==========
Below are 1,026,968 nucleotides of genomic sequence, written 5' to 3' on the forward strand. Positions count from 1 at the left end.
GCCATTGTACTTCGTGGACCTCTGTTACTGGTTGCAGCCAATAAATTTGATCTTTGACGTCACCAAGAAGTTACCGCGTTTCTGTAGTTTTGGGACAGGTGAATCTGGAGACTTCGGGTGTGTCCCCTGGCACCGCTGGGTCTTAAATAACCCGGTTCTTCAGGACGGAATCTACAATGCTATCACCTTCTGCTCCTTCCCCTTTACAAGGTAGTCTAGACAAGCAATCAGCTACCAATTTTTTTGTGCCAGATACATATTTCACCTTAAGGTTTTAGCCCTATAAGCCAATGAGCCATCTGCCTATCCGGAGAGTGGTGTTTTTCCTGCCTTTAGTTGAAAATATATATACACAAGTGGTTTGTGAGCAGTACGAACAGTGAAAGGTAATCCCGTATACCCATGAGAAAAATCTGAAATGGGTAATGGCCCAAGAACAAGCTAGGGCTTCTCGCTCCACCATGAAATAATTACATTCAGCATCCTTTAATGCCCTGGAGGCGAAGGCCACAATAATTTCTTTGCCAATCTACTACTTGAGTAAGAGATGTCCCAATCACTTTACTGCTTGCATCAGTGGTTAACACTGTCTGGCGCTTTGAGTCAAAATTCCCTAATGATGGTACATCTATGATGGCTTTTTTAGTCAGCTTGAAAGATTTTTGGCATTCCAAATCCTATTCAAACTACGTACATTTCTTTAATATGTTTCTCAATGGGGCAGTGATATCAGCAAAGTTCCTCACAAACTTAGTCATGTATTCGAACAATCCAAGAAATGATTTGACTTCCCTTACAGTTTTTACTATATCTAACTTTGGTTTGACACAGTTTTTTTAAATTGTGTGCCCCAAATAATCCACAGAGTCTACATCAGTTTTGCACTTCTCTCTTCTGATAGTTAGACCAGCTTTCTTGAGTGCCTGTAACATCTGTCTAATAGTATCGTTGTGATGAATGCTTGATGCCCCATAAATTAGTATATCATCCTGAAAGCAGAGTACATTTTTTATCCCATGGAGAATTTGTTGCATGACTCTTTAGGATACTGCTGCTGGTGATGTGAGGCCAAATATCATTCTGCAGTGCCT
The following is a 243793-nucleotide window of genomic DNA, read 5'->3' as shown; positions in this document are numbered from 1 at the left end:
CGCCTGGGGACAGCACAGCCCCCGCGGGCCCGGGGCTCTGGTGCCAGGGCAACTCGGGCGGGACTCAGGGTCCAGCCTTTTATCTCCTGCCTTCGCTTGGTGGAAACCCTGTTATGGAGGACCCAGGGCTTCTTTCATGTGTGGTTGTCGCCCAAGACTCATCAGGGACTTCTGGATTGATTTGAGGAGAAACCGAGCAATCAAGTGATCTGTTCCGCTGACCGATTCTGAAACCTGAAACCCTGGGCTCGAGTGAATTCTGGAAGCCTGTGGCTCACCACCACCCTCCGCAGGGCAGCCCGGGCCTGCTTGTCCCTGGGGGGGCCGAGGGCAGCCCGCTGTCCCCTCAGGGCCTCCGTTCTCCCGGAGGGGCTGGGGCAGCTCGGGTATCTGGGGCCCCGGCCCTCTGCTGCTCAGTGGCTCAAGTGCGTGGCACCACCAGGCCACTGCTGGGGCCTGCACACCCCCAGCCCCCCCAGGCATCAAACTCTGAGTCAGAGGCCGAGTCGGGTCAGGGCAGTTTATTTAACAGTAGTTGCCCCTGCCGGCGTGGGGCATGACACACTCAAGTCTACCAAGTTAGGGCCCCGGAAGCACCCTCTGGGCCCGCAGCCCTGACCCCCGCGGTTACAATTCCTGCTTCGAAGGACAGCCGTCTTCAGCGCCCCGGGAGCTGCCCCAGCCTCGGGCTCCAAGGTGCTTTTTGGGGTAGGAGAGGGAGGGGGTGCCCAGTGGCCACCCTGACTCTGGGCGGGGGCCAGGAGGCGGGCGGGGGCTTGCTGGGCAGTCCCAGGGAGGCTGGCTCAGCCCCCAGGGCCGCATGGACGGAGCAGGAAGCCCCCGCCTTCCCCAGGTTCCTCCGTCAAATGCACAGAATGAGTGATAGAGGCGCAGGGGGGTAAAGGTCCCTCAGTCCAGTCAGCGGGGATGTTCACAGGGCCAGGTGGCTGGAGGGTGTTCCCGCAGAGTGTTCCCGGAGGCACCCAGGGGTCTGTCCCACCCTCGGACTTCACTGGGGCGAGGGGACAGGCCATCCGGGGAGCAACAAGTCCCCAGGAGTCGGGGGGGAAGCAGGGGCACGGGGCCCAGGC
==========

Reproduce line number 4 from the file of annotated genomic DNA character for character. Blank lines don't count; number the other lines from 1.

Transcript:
CGCCTGGGGACAGCACAGCCCCCGCGGGCCCGGGGCTCTGGTGCCAGGGCAACTCGGGCGGGACTCAGGGTCCAGCCTTTTATCTCCTGCCTTCGCTTGGTGGAAACCCTGTTATGGAGGACCCAGGGCTTCTTTCATGTGTGGTTGTCGCCCAAGACTCATCAGGGACTTCTGGATTGATTTGAGGAGAAACCGAGCAATCAAGTGATCTGTTCCGCTGACCGATTCTGAAACCTGAAACCCTGGGCTCGAGTGAATTCTGGAAGCCTGTGGCTCACCACCACCCTCCGCAGGGCAGCCCGGGCCTGCTTGTCCCTGGGGGGGCCGAGGGCAGCCCGCTGTCCCCTCAGGGCCTCCGTTCTCCCGGAGGGGCTGGGGCAGCTCGGGTATCTGGGGCCCCGGCCCTCTGCTGCTCAGTGGCTCAAGTGCGTGGCACCACCAGGCCACTGCTGGGGCCTGCACACCCCCAGCCCCCCCAGGCATCAAACTCTGAGTCAGAGGCCGAGTCGGGTCAGGGCAGTTTATTTAACAGTAGTTGCCCCTGCCGGCGTGGGGCATGACACACTCAAGTCTACCAAGTTAGGGCCCCGGAAGCACCCTCTGGGCCCGCAGCCCTGACCCCCGCGGTTACAATTCCTGCTTCGAAGGACAGCCGTCTTCAGCGCCCCGGGAGCTGCCCCAGCCTCGGGCTCCAAGGTGCTTTTTGGGGTAGGAGAGGGAGGGGGTGCCCAGTGGCCACCCTGACTCTGGGCGGGGGCCAGGAGGCGGGCGGGGGCTTGCTGGGCAGTCCCAGGGAGGCTGGCTCAGCCCCCAGGGCCGCATGGACGGAGCAGGAAGCCCCCGCCTTCCCCAGGTTCCTCCGTCAAATGCACAGAATGAGTGATAGAGGCGCAGGGGGGTAAAGGTCCCTCAGTCCAGTCAGCGGGGATGTTCACAGGGCCAGGTGGCTGGAGGGTGTTCCCGCAGAGTGTTCCCGGAGGCACCCAGGGGTCTGTCCCACCCTCGGACTTCACTGGGGCGAGGGGACAGGCCATCCGGGGAGCAACAAGTCCCCAGGAGTCGGGGGGGAAGCAGGGGCACGGGGCCCAGGC